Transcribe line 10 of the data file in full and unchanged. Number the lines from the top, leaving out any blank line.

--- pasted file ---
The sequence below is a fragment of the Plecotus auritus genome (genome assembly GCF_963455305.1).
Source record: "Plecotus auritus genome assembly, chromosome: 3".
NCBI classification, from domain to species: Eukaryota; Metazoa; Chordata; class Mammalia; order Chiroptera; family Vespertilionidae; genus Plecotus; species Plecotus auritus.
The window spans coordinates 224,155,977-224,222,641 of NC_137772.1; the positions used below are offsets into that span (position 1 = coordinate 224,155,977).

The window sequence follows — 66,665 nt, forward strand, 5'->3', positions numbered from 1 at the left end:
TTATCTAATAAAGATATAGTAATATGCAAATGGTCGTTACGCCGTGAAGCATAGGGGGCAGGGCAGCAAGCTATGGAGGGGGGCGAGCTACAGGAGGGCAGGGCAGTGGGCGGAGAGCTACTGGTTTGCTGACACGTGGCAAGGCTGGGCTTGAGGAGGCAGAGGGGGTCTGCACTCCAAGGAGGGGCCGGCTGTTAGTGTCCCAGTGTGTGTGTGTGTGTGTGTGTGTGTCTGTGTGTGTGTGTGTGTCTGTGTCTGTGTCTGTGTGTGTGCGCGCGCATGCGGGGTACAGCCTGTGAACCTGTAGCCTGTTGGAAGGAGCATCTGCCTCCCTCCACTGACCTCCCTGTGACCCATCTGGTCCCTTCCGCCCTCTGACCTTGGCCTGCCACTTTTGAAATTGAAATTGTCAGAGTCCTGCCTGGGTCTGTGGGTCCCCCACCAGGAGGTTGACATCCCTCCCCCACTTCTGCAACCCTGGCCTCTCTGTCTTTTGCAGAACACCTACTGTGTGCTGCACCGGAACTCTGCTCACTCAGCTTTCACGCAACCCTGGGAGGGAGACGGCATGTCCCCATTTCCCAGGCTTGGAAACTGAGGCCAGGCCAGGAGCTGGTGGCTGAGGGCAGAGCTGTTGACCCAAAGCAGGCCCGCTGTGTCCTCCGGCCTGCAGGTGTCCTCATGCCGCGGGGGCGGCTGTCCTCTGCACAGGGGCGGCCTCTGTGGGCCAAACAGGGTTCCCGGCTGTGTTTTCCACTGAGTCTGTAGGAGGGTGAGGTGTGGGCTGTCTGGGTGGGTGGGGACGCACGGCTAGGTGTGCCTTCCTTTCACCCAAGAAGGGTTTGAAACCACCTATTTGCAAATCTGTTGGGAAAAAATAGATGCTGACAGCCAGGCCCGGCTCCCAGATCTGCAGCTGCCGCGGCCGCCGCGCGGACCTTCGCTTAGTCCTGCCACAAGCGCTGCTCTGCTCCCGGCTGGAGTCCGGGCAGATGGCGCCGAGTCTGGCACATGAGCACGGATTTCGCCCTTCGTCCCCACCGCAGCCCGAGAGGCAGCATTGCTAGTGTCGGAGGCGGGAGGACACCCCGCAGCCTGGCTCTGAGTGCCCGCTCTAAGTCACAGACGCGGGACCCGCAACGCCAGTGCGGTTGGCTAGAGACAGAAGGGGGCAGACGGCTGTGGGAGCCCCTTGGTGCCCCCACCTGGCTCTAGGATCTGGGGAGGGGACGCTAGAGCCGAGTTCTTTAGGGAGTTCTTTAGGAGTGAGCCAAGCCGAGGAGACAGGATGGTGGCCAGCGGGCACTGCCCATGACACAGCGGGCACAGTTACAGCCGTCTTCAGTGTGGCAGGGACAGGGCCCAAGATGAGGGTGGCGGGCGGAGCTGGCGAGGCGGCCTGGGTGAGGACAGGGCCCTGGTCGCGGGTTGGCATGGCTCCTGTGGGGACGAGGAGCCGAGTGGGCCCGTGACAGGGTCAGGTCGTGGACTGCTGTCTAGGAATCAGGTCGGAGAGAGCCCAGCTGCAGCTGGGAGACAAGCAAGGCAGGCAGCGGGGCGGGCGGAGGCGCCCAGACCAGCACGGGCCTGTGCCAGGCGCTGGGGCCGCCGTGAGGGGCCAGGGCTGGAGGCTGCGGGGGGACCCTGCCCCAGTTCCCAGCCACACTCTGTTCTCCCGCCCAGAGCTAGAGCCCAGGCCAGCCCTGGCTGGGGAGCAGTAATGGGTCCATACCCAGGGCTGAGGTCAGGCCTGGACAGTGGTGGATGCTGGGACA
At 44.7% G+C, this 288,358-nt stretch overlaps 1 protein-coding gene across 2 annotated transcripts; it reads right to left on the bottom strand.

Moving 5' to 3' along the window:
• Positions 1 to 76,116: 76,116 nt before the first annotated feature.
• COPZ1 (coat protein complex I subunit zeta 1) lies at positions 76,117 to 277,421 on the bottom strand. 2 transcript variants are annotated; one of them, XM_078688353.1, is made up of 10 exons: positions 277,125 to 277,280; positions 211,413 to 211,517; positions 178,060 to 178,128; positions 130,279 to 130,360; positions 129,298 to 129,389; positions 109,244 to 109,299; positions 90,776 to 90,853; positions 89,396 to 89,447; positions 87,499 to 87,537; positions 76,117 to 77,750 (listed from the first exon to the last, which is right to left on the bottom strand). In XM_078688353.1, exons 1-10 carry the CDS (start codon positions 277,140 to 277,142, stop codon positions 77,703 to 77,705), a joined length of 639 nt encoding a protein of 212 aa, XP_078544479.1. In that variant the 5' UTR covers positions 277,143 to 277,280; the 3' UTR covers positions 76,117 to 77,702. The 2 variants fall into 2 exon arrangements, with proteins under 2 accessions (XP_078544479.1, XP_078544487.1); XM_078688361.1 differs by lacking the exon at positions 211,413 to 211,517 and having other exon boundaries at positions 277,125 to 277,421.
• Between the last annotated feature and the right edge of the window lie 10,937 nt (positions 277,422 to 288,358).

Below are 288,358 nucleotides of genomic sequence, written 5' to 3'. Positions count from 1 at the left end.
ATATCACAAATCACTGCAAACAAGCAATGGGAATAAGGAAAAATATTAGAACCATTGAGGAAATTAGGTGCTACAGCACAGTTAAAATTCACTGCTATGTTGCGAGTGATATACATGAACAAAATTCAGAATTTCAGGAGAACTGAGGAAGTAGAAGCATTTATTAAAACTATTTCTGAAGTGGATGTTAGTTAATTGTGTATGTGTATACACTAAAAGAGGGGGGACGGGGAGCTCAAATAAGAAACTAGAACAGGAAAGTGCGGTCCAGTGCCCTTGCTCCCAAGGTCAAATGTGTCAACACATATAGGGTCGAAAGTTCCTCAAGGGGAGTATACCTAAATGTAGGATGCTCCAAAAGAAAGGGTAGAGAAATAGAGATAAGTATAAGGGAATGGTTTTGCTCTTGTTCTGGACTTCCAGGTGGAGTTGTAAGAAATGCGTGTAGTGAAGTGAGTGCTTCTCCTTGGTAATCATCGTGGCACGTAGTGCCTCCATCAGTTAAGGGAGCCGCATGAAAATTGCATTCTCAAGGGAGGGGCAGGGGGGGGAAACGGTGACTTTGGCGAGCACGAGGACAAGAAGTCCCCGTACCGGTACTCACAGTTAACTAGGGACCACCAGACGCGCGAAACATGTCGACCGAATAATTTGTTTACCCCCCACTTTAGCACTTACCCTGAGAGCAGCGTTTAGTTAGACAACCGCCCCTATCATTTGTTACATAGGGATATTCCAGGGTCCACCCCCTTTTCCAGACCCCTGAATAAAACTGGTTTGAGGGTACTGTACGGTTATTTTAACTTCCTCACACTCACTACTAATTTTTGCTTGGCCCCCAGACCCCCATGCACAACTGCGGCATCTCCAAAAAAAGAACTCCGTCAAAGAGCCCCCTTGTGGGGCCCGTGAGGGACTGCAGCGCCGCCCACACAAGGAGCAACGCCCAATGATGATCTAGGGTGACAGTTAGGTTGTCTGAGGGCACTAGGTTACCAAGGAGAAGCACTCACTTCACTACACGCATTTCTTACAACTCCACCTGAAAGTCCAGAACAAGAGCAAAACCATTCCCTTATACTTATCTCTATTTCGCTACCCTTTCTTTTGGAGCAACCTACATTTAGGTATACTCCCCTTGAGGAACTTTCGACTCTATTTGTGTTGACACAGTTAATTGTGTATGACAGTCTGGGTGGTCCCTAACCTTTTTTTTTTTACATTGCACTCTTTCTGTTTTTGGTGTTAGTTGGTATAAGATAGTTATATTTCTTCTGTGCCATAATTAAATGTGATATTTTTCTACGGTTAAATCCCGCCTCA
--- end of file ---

• COPZ1 (coat protein complex I subunit zeta 1) lies at positions 76,117 to 277,421 on the bottom strand. 2 transcript variants are annotated; one of them, XM_078688353.1, is made up of 10 exons: positions 277,125 to 277,280; positions 211,413 to 211,517; positions 178,060 to 178,128; positions 130,279 to 130,360; positions 129,298 to 129,389; positions 109,244 to 109,299; positions 90,776 to 90,853; positions 89,396 to 89,447; positions 87,499 to 87,537; positions 76,117 to 77,750 (listed from the first exon to the last, which is right to left on the bottom strand). In XM_078688353.1, exons 1-10 carry the CDS (start codon positions 277,140 to 277,142, stop codon positions 77,703 to 77,705), a joined length of 639 nt encoding a protein of 212 aa, XP_078544479.1. In that variant the 5' UTR covers positions 277,143 to 277,280; the 3' UTR covers positions 76,117 to 77,702. The 2 variants fall into 2 exon arrangements, with proteins under 2 accessions (XP_078544479.1, XP_078544487.1); XM_078688361.1 differs by lacking the exon at positions 211,413 to 211,517 and having other exon boundaries at positions 277,125 to 277,421.